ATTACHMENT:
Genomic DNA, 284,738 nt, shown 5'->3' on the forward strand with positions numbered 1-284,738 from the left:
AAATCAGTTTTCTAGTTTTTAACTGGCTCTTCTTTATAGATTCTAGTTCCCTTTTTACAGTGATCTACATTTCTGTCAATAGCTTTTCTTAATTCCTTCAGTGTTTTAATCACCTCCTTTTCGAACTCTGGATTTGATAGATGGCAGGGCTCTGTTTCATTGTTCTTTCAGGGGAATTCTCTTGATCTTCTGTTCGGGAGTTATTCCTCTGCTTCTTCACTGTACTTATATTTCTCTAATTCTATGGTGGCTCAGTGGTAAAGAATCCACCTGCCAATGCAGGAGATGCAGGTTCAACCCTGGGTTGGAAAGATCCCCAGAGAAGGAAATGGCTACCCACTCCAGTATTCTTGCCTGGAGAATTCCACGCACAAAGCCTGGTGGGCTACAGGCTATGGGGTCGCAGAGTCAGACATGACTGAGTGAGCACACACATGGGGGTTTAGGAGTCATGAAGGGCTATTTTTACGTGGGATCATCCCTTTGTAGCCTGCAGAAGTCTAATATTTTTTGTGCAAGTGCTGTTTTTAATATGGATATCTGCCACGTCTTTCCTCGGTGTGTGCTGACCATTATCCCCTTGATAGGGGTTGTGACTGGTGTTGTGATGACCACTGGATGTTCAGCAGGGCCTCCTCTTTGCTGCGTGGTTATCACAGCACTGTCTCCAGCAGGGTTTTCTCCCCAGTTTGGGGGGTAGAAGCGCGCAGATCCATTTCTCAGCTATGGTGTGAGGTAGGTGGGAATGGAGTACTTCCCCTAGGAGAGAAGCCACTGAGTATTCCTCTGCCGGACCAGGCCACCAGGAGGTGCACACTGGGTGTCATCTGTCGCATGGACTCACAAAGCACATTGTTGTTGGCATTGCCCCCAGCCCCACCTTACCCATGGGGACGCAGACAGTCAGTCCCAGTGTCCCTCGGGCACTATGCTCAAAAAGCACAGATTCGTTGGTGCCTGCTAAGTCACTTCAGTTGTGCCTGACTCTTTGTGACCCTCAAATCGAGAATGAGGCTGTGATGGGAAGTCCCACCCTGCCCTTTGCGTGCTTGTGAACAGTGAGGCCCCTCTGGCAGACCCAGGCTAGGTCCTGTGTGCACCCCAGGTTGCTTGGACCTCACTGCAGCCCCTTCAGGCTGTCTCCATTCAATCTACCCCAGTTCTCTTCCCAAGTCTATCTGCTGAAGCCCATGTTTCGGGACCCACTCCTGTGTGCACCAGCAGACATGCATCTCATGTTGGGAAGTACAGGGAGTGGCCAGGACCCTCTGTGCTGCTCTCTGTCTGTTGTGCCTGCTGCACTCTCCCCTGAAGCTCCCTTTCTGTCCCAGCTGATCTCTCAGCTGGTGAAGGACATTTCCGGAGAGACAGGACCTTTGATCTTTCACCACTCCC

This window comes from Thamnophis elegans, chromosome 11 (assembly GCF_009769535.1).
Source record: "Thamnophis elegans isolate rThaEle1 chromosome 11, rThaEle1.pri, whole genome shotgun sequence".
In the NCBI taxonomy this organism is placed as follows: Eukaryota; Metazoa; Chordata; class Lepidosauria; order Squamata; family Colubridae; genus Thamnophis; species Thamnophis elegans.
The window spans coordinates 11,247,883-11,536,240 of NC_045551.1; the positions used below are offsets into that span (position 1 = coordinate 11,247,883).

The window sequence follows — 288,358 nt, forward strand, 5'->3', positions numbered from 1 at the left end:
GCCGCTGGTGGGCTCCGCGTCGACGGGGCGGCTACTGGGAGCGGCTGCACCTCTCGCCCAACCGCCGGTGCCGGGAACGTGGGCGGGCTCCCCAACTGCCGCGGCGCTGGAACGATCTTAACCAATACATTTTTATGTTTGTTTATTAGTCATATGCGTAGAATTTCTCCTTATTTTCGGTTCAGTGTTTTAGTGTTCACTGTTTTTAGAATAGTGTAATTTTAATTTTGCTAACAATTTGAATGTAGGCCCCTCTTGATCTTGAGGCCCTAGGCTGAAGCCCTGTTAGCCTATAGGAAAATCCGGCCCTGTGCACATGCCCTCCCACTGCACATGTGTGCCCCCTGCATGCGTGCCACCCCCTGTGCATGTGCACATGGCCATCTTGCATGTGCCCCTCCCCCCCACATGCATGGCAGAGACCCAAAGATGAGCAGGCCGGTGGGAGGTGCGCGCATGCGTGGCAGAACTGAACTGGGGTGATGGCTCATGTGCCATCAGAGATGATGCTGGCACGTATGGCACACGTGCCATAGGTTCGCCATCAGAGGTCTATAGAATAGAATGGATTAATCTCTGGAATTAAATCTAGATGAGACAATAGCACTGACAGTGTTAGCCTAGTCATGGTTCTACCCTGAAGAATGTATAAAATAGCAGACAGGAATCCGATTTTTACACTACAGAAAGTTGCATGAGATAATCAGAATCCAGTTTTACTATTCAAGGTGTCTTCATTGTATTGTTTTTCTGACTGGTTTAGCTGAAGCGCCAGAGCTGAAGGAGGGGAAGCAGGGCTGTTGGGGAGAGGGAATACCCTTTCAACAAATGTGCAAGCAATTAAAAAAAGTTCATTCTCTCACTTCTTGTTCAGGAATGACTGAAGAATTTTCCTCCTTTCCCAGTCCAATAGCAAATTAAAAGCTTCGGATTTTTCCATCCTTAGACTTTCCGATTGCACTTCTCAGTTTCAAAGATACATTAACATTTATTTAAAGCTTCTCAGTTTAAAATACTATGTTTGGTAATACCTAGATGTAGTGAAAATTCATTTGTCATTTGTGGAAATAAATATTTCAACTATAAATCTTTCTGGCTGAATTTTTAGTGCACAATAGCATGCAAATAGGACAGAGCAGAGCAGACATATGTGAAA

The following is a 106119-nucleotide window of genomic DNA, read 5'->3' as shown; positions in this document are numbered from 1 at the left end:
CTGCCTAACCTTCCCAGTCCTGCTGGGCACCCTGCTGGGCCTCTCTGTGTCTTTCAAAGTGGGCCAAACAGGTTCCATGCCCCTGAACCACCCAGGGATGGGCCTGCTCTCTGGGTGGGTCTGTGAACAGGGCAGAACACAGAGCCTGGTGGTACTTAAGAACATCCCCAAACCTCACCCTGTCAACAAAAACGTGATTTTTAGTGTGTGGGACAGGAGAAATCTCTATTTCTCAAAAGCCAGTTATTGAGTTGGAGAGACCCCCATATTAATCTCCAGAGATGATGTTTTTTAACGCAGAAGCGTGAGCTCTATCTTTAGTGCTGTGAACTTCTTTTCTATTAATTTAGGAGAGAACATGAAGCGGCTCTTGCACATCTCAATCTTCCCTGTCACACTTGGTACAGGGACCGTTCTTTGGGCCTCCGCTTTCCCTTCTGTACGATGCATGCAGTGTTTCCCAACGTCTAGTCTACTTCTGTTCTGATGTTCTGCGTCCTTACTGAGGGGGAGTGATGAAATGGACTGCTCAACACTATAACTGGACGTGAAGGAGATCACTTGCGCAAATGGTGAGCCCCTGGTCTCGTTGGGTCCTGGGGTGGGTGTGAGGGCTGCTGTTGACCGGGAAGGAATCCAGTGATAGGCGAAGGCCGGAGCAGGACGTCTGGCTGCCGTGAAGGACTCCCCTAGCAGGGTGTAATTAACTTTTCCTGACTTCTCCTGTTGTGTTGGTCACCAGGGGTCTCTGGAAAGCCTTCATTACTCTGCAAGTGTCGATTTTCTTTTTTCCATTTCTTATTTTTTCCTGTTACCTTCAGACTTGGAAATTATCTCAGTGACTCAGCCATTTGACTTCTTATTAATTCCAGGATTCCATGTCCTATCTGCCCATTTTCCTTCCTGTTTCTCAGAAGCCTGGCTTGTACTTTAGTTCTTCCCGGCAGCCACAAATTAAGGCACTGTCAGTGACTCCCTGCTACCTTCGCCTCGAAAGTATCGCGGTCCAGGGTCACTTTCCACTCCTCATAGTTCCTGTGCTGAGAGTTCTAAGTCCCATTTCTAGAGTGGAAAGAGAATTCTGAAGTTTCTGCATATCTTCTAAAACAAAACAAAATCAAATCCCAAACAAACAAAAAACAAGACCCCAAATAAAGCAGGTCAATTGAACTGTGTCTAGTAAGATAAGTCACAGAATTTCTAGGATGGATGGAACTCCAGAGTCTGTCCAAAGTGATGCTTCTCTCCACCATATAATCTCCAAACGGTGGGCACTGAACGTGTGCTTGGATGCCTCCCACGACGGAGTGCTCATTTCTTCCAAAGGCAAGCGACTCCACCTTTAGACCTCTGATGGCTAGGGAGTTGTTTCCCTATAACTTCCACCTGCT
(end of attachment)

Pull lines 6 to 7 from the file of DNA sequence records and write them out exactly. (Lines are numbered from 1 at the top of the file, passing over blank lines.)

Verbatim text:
The window spans coordinates 11,247,883-11,536,240 of NC_045551.1; the positions used below are offsets into that span (position 1 = coordinate 11,247,883).

The window sequence follows — 288,358 nt, forward strand, 5'->3', positions numbered from 1 at the left end: